YouTube’s greatest vice and perk is that it started in the age of Millenials. While more and more people are more technologically inclined, attention spans are shrinking beyond repair. When it comes to creating video content, this can have detrimental effects on the success – or failure – of your next video.
A YouTube video had come a long way from its origins back in 2005. Now, it needs excellent image quality, audio, and a compelling topic to keep people hooked and watching. The biggest trick, however, is squeezing all of these in just 15 seconds. To be more specific – the very first 15 seconds of your entire video.
The reasons are varied, but they all amount to one conclusion, ultimately: people expect to get what they bargained for when they clicked on your video. If you don’t “deliver the goods” on those first 15 seconds, they’re likely to become irritable and click off.
In this blog post, we’ll discuss why are these first 15 seconds of your video so valuable more elaborately and offer tips for making the most out of them.
Why Are The First 15 Seconds Of Your Video So Important?
News Flash: Viewers Drop After 15 Seconds.
This statement is quite shocking, we know. Unfortunately, it’s much too real. Researches showed that on average, people would “drop off” your video within those 15 seconds if they find that they didn’t get what they were looking for in your content. This phenomenon has a lot to do with our ever-decreasing attention spans.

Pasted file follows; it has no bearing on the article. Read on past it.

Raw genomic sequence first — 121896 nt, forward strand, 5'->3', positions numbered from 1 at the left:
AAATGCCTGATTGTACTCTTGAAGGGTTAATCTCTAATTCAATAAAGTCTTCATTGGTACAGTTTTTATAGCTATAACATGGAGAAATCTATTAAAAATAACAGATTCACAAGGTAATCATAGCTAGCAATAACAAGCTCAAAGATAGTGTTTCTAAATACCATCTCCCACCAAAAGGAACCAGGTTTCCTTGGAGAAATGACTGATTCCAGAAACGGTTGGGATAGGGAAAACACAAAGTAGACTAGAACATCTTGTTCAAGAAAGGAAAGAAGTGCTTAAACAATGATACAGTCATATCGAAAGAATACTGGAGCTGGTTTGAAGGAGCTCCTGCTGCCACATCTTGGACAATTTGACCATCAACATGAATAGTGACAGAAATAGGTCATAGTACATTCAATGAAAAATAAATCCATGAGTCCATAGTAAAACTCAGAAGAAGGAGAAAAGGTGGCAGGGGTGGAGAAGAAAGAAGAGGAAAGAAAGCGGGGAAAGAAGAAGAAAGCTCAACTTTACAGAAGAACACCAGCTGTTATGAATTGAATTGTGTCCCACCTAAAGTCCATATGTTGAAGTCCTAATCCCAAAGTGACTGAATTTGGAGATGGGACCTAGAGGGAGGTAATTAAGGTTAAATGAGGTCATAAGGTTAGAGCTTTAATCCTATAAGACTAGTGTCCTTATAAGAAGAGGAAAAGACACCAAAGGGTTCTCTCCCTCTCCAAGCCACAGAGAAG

It’s The Viewers’ Perfect Decision-Making Timeframe
Contrary to what some people believe, humans aren’t as dumb as they look (usually). If a viewer clicked on your video because the title compelled him or her to and found out the title has absolutely nothing to do with the content itself – you could bet your hard-earned money on them clicking right out of your video. Being misleading isn’t the only thing prompting viewers to click out, however. Being dull is also a massive factor in that decision-making process. Great titles and superb thumbnails can only take you so far – the rest is entirely in your hands.
YouTube’s Algorithm Is Watching And Taking Notes.
When YouTube’s algorithm is watching – it has a direct effect on your content. If people are dropping off in the very first 15 seconds of your video, the algorithm notices and makes a note to itself that your content is best left alone. YouTube’s primary goal, after all, is to keep people on the platform as long as they can. Longer sessions equal more ads watched, resulting in more money for YouTube’s people. If you manage to keep people around for those first 15 seconds, YouTube’s algorithm will promote your content over other people’s. All you have to do is keep them around.
How To Use The First 15 Seconds Like A Pro
Introduce Your Audience To The Content
Titles and thumbnails can be misleading or obscure, and people like knowing what they’re going to see. Make sure you mention your video’s topic and explain (shortly!) what you will be showing your audience. This introduction is crucial when it comes to keeping people around (or helping them decide to leave if they find out your video isn’t what they expected it to be).